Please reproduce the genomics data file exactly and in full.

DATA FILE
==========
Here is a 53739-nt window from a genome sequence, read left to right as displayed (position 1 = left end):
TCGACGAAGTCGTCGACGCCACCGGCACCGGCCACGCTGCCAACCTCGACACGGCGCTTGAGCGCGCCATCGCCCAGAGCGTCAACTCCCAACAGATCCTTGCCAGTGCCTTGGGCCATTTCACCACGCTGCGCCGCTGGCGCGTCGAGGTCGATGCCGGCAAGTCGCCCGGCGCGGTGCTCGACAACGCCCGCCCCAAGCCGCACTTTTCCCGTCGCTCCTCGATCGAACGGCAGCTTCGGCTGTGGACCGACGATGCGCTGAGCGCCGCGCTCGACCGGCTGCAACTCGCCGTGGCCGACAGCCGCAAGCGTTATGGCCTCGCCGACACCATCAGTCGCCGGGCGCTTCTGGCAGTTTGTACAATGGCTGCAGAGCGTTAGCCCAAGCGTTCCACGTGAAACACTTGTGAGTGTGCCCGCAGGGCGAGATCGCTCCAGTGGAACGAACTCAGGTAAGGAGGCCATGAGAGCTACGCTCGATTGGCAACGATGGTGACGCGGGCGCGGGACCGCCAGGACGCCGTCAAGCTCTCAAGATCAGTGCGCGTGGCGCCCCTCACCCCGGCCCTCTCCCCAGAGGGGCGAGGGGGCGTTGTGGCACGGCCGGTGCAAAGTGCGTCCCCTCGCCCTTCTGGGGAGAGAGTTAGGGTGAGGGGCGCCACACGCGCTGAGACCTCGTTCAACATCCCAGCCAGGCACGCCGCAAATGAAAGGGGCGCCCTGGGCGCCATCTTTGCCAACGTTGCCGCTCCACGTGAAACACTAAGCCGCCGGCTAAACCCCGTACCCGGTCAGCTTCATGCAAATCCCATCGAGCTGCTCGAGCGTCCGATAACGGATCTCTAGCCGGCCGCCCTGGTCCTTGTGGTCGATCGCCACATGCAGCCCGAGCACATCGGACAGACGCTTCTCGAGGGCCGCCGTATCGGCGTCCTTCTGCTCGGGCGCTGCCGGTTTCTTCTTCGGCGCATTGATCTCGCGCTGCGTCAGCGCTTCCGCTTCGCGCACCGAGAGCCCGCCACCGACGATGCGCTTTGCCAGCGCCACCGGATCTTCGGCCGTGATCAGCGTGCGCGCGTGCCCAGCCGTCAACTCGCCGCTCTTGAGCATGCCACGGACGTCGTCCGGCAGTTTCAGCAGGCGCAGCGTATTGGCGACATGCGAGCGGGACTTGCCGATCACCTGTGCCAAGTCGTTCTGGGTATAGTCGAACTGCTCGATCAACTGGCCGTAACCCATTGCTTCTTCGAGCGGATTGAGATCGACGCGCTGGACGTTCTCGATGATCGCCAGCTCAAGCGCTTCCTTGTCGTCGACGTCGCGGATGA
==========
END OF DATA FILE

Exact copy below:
Here is a 53739-nt window from a genome sequence, read left to right as displayed (position 1 = left end):
TCGACGAAGTCGTCGACGCCACCGGCACCGGCCACGCTGCCAACCTCGACACGGCGCTTGAGCGCGCCATCGCCCAGAGCGTCAACTCCCAACAGATCCTTGCCAGTGCCTTGGGCCATTTCACCACGCTGCGCCGCTGGCGCGTCGAGGTCGATGCCGGCAAGTCGCCCGGCGCGGTGCTCGACAACGCCCGCCCCAAGCCGCACTTTTCCCGTCGCTCCTCGATCGAACGGCAGCTTCGGCTGTGGACCGACGATGCGCTGAGCGCCGCGCTCGACCGGCTGCAACTCGCCGTGGCCGACAGCCGCAAGCGTTATGGCCTCGCCGACACCATCAGTCGCCGGGCGCTTCTGGCAGTTTGTACAATGGCTGCAGAGCGTTAGCCCAAGCGTTCCACGTGAAACACTTGTGAGTGTGCCCGCAGGGCGAGATCGCTCCAGTGGAACGAACTCAGGTAAGGAGGCCATGAGAGCTACGCTCGATTGGCAACGATGGTGACGCGGGCGCGGGACCGCCAGGACGCCGTCAAGCTCTCAAGATCAGTGCGCGTGGCGCCCCTCACCCCGGCCCTCTCCCCAGAGGGGCGAGGGGGCGTTGTGGCACGGCCGGTGCAAAGTGCGTCCCCTCGCCCTTCTGGGGAGAGAGTTAGGGTGAGGGGCGCCACACGCGCTGAGACCTCGTTCAACATCCCAGCCAGGCACGCCGCAAATGAAAGGGGCGCCCTGGGCGCCATCTTTGCCAACGTTGCCGCTCCACGTGAAACACTAAGCCGCCGGCTAAACCCCGTACCCGGTCAGCTTCATGCAAATCCCATCGAGCTGCTCGAGCGTCCGATAACGGATCTCTAGCCGGCCGCCCTGGTCCTTGTGGTCGATCGCCACATGCAGCCCGAGCACATCGGACAGACGCTTCTCGAGGGCCGCCGTATCGGCGTCCTTCTGCTCGGGCGCTGCCGGTTTCTTCTTCGGCGCATTGATCTCGCGCTGCGTCAGCGCTTCCGCTTCGCGCACCGAGAGCCCGCCACCGACGATGCGCTTTGCCAGCGCCACCGGATCTTCGGCCGTGATCAGCGTGCGCGCGTGCCCAGCCGTCAACTCGCCGCTCTTGAGCATGCCACGGACGTCGTCCGGCAGTTTCAGCAGGCGCAGCGTATTGGCGACATGCGAGCGGGACTTGCCGATCACCTGTGCCAAGTCGTTCTGGGTATAGTCGAACTGCTCGATCAACTGGCCGTAACCCATTGCTTCTTCGAGCGGATTGAGATCGACGCGCTGGACGTTCTCGATGATCGCCAGCTCAAGCGCTTCCTTGTCGTCGACGTCGCGGATGA